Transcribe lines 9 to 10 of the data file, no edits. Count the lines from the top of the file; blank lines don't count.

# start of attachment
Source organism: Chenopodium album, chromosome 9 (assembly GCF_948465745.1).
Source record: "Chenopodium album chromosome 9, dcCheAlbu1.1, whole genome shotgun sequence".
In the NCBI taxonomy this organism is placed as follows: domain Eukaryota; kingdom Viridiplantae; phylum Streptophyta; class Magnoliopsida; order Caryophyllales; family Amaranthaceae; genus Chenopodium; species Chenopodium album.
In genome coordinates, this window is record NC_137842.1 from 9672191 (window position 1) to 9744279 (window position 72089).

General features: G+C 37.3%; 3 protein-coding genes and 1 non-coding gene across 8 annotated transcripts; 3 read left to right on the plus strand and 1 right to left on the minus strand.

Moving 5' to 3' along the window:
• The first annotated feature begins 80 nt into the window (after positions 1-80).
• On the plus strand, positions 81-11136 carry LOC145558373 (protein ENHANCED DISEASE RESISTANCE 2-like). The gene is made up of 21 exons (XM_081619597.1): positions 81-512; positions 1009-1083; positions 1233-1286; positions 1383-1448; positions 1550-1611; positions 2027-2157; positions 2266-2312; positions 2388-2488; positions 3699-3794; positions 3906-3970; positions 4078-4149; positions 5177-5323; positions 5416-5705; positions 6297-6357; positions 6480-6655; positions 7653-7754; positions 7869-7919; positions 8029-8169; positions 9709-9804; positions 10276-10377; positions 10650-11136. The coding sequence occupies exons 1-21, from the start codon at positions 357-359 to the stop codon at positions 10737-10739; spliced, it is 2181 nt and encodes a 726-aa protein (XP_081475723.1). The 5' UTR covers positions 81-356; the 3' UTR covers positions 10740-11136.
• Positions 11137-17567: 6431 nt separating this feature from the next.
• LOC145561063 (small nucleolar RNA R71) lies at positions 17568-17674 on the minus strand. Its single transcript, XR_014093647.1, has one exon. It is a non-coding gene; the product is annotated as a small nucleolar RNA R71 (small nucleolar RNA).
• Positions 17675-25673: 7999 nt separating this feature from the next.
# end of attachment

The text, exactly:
• Positions 11137-17567: 6431 nt separating this feature from the next.
• LOC145561063 (small nucleolar RNA R71) lies at positions 17568-17674 on the minus strand. Its single transcript, XR_014093647.1, has one exon. It is a non-coding gene; the product is annotated as a small nucleolar RNA R71 (small nucleolar RNA).